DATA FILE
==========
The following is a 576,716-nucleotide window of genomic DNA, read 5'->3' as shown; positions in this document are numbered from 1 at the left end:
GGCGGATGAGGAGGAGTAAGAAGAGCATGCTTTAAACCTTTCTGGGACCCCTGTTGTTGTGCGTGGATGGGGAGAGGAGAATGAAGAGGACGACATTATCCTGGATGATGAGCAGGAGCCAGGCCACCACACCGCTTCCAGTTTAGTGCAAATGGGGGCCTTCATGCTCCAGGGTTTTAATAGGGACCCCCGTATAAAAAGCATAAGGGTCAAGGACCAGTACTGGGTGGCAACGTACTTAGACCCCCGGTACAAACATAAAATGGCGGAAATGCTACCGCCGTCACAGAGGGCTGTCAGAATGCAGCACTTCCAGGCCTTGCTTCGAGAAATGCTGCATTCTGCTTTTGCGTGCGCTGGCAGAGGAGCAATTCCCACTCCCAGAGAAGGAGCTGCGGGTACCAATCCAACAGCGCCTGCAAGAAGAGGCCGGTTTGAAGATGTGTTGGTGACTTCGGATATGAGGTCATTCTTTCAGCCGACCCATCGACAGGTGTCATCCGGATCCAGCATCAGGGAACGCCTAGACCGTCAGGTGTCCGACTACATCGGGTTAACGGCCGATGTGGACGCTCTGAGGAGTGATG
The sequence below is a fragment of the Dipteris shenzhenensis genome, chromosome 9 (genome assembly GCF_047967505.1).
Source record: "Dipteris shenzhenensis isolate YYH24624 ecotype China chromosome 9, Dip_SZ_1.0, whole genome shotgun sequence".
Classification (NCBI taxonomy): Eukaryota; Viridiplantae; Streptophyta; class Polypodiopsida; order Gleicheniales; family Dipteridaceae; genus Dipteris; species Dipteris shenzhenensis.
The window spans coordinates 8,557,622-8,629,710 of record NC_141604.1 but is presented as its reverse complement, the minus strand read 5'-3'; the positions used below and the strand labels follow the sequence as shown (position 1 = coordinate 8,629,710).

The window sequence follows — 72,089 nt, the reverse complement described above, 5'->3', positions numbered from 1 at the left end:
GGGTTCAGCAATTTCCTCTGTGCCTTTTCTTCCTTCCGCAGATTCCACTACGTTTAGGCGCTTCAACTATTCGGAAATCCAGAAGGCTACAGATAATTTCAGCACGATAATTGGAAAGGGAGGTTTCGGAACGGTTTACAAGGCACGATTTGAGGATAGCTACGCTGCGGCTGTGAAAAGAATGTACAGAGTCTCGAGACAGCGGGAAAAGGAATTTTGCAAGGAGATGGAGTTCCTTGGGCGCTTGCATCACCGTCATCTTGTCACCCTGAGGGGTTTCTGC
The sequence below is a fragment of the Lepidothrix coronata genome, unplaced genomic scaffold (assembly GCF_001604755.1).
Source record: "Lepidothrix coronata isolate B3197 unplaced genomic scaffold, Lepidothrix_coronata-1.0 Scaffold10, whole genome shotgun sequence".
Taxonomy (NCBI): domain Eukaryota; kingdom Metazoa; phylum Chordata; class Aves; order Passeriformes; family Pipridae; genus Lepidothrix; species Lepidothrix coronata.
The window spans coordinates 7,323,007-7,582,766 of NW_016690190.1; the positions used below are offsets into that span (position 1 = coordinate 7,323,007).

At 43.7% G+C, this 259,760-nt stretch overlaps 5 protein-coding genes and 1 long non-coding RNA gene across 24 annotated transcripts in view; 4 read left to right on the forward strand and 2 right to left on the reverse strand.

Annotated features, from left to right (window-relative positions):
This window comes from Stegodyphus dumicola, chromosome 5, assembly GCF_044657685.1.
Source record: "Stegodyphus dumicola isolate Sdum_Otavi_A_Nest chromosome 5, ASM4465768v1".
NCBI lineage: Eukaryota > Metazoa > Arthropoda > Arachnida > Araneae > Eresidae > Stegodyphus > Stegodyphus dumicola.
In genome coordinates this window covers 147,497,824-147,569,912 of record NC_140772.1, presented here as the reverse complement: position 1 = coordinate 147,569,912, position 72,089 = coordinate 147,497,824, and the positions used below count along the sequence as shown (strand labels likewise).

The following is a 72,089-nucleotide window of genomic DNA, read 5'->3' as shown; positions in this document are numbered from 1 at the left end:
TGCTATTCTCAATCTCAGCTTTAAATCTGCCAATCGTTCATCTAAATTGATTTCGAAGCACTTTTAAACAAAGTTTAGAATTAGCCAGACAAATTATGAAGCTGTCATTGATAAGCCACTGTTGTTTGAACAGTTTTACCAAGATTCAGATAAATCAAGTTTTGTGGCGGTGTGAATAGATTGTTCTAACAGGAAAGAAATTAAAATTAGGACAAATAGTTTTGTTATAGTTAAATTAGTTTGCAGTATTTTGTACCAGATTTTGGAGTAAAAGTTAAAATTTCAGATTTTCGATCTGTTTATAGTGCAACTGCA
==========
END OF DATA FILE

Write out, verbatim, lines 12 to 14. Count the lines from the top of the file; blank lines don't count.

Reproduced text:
The window spans coordinates 7,323,007-7,582,766 of NW_016690190.1; the positions used below are offsets into that span (position 1 = coordinate 7,323,007).

At 43.7% G+C, this 259,760-nt stretch overlaps 5 protein-coding genes and 1 long non-coding RNA gene across 24 annotated transcripts in view; 4 read left to right on the forward strand and 2 right to left on the reverse strand.

Annotated features, from left to right (window-relative positions):